You are browsing the archive for 2015 July 31.

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New York State Department of Health Announces Five Medical Marijuana Producers

July 31, 2015 in PERSONAL LIBERTY

By mfarrington

Statement by the Drug Policy Alliance and Compassionate Care NY

July 31, 2015

Drug Policy Alliance

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Source: DRUG POLICY

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Two Takeaways from Samuel DuBose's Killing

July 31, 2015 in Economics

By Matthew Feeney

Matthew Feeney

There are two key takeaways from Samuel DuBose’s unnecessary and tragic death at the hands of University of Cincinnati police officer Ray Tensing: 1) body cameras can play a crucial role in police misconduct investigations, and 2) even police officers wearing body cameras can behave poorly.

To be sure, DuBose’s killing is not the first time that body camera footage has proven instrumental in bringing charges against police officers.

One of the best known examples is the killing of James Boyd, a homeless paranoid schizophrenic who was shot and killed in the foothills of the Sandia Mountains by Albuquerque Police Department officers. The shooting was filmed by body cameras. A special prosecutor is pursuing second-degree murder charges against two of the officers involved in the incident.

The Bernalillo County, New Mexico district attorney, who initially pursued murder charges before being disqualified from the case, said when speaking about the charges that, “We have evidence in this case to establish probable cause we didn’t have in other cases.”

Similarly, when Hamilton County, Ohio prosecutor Joe Deters announced the murder and voluntary manslaughter charges against Ray Tensing he described the body camera video as “invaluable.”

The more widespread use of body cameras will make it easier for the American public to better understand how police officers do their jobs and under what circumstances they feel that it is necessary to resort to deadly force.”

On Wednesday The Washington Post, which this year is tracking deadly police shootings, reported that of the 558 fatal police shootings in America in 2015 (the figure is now 559) only four have resulted in criminal charges against the officer.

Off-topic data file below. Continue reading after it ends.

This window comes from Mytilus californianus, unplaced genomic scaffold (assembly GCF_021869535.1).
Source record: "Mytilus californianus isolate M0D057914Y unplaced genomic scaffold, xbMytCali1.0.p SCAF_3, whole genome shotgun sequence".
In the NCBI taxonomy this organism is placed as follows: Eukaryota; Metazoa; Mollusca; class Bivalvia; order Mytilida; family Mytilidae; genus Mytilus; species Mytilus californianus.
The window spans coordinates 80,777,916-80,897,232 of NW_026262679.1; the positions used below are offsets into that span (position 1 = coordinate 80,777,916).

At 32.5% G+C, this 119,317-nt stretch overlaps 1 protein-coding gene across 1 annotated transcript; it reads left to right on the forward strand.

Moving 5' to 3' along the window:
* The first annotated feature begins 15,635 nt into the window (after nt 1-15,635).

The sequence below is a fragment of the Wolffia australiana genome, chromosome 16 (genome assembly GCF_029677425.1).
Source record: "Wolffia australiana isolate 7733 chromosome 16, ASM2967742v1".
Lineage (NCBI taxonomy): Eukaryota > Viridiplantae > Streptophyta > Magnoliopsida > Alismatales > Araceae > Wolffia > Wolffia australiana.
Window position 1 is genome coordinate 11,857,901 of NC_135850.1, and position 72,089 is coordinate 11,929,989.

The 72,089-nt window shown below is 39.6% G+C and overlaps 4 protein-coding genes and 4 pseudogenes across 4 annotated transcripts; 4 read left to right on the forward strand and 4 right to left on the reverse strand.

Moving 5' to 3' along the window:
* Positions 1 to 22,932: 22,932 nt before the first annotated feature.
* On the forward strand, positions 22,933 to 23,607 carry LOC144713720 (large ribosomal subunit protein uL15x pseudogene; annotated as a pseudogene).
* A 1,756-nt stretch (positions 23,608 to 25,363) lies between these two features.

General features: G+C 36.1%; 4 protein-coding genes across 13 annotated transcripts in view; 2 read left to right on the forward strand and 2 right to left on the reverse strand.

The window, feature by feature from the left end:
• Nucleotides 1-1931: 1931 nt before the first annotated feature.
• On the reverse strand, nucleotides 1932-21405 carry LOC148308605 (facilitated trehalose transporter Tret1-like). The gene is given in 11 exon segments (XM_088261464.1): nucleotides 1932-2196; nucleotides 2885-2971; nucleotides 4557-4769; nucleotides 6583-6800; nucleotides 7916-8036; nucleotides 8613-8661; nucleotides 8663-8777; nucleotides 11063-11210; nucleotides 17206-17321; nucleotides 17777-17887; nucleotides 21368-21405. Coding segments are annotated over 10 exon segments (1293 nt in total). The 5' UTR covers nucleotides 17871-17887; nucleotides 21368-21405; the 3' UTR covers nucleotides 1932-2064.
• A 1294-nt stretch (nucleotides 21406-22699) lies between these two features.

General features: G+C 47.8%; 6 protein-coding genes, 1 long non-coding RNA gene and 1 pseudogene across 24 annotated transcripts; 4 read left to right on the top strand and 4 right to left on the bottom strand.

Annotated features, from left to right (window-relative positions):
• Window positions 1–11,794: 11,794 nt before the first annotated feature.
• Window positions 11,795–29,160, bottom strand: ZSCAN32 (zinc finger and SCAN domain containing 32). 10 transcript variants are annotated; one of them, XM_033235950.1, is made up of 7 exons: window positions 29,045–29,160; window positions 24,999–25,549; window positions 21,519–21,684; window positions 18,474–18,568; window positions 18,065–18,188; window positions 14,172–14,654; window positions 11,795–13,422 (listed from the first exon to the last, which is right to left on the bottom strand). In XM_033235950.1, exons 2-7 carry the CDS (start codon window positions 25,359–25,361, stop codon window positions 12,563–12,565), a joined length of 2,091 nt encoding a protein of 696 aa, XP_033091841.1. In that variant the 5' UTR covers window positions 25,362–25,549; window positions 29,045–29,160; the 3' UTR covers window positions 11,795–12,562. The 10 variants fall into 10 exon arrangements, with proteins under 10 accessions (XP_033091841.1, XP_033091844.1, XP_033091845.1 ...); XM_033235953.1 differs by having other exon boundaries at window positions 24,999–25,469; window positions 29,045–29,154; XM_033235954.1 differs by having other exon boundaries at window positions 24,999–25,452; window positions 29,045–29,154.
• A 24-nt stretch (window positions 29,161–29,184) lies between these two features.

All four of these shootings were caught on camera.

It is of course the case that some of the 558 fatal police shootings were justified. Indeed, body camera footage has vindicated officers who have killed people. Police officers do regrettably have to use their weapons sometimes. But the more widespread use of body cameras will make it easier for the American public to better understand how police officers do their jobs and under what circumstances they feel that it is necessary to resort to deadly force.

It is very likely that body cameras will be more widely used by American police. There is “overwhelming” public support for police body cameras and lawmakers in many states have introduced legislation outlining body camera policies. Michael White, a professor in …read more

Source: OP-EDS

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Apprehensive about comprehensive political reform

July 31, 2015 in Economics

By Gary Galles

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Apprehensive about comprehensive political reform

July 31, 2015

Despite the problems that bedevil comprehensive political plans, there is one central plan that can benefit all members of a society (except for predators on others) — the joint protection of everyone’s private property. As Locke…

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Source: MISES INSTITUTE

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Modern Tea Party Tosses Olympics

July 31, 2015 in Economics

By David Boaz

David Boaz

Boston, the home of the original American tax revolt, has just dodged a big tax bill by dropping its bid to host the 2024 Summer Olympics.

The Boston Tea Party in 1773 expressed Americans’ growing resentment of British control and their demand for “no taxation without representation.”

After Americans got a sense of what taxation could be like even in a democracy, a tax revolt swept the country, from California’s Proposition 13 in 1978 to Massachusetts’ Proposition 2½ in 1980.

And now Bostonians have once again said “No” to their ruling elite.

As usual, Boston’s Olympics bid was supported by business leaders, construction companies, university presidents, the mayor and other establishment figures.

‘10 people on Twitter’ manage to best Hub elites.”

The opposition was led largely by three young professionals who set up the No Boston Olympics organization. The construction magnate who headed the local Olympic committee dismissed the group early on, asking: “Who are they and what currency do they have?”